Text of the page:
Renewed hope as new Alzheimer's drug found to slow down the disease

For those who know someone who has suffered or is suffering from Alzheimer’s, you can feel so helpless. You just wish there was a magic pill they could take to be their old selves again, or at the very least, stop vanishing before your eyes.

In the latter case, scientists have made a remarkable breakthrough in the quest to battle the rate of Alzheimer’s decline.

The trial results for a drug called solanezumab have had very promising results and was shown to stave off memory loss in patients with mild Alzheimer’s over the course of several years.

The results have been hailed as “hugely significant” because it is the very first time any medicine has slowed the rate at which the disease damages the brain.

Director of research at Alzheimer’s Research UK, Dr Eric Karran, said, “This is the first evidence of something genuinely modifying the disease process.

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It’s a breakthrough in my mind. The history of medicine suggests that once you get through that door you can explore further therapeutic opportunities much more aggressively. It makes us less helpless”.

During testing, scientists found that in 1,300 patients with mild dementia, those who had been placed on the drug showed 30 per cent slower decline in memory and cognitive tests than those who had taken a placebo over an 18-month period.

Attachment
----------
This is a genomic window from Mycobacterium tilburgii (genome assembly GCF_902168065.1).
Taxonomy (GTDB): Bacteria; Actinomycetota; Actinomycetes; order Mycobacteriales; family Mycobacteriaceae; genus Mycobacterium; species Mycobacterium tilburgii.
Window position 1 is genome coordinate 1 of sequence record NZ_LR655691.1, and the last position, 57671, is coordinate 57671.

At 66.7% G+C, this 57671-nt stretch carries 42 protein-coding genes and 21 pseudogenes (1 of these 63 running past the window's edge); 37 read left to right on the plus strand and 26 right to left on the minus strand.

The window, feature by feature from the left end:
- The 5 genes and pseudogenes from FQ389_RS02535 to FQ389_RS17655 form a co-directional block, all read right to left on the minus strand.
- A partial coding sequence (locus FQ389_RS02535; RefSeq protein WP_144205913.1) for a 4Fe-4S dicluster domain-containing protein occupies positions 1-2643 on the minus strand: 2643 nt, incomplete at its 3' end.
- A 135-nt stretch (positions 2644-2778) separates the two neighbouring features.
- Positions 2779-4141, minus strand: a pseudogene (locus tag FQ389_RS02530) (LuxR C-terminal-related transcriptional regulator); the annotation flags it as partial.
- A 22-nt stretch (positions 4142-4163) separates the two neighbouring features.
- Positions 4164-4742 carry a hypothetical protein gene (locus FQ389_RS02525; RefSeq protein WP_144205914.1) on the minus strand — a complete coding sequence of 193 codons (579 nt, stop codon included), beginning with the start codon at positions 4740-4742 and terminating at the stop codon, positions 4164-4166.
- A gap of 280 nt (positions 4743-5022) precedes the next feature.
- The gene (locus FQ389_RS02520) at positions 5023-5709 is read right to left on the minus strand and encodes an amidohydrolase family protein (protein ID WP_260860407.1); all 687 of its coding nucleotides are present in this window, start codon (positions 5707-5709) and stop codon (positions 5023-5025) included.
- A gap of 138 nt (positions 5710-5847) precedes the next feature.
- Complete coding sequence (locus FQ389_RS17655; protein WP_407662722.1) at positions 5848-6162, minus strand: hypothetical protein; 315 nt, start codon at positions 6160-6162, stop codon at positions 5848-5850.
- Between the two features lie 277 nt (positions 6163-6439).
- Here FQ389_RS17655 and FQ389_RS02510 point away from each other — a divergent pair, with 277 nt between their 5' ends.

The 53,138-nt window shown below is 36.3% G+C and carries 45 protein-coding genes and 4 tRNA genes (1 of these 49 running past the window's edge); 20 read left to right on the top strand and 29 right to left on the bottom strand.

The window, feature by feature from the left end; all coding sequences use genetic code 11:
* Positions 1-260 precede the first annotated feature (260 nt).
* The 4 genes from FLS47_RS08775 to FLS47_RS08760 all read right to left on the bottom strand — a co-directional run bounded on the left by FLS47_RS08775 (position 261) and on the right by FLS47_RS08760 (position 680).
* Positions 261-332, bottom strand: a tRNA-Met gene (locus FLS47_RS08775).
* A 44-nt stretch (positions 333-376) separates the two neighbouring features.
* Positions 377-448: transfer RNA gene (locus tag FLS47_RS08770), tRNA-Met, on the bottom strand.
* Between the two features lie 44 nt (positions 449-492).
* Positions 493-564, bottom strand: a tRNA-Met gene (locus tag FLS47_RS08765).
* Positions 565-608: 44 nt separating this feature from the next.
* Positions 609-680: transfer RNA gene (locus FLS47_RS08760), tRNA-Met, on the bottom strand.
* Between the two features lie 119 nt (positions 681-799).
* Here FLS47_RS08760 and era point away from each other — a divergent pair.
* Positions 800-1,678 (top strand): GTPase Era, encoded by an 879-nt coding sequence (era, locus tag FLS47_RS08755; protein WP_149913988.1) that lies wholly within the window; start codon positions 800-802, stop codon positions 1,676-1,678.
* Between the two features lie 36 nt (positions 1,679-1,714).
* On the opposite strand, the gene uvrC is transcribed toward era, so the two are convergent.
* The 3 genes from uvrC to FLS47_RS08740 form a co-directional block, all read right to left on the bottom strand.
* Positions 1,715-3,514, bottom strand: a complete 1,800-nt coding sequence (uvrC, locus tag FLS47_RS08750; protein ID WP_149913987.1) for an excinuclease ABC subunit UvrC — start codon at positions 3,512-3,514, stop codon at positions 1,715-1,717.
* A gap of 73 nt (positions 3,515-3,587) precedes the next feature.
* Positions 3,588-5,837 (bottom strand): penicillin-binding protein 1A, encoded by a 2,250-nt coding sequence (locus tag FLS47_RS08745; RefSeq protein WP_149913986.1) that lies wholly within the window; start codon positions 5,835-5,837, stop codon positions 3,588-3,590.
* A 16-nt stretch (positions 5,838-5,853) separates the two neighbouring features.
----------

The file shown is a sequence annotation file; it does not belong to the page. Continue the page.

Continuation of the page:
This result shows that if the drug is given early enough, it could really slow down those periods where that person you know and love disappears before your eyes.

“It’s entirely possible you’ll show an even bigger benefit if people are given solanezumab earlier on,” said Karran.

The drug world by breaking down the sticky plaques in the brain that cause mental decline. It works by disassembling the structures that make up the plaques, slowly causing them to disintegrate.

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Other inferior dementia drugs targeted this plaque but were not successful in getting to the root of the disease.

Dr Doug Brown, head of research at the Alzheimer’s Society, said: “Today’s findings strongly suggest that targeting people in the earliest stages of Alzheimer’s disease with these antibody treatments is the best way to slow or stop Alzheimer’s disease. These drugs are able to reduce the sticky plaques of amyloid that build up in the brain, and now we have seen the first hints that doing this early enough may slow disease progression”.

Although many of the tests have been positive, it could be years before the medicine will be available for general use. But if it does, it would revolutionise one of life’s most upsetting consequences of ageing – losing it all.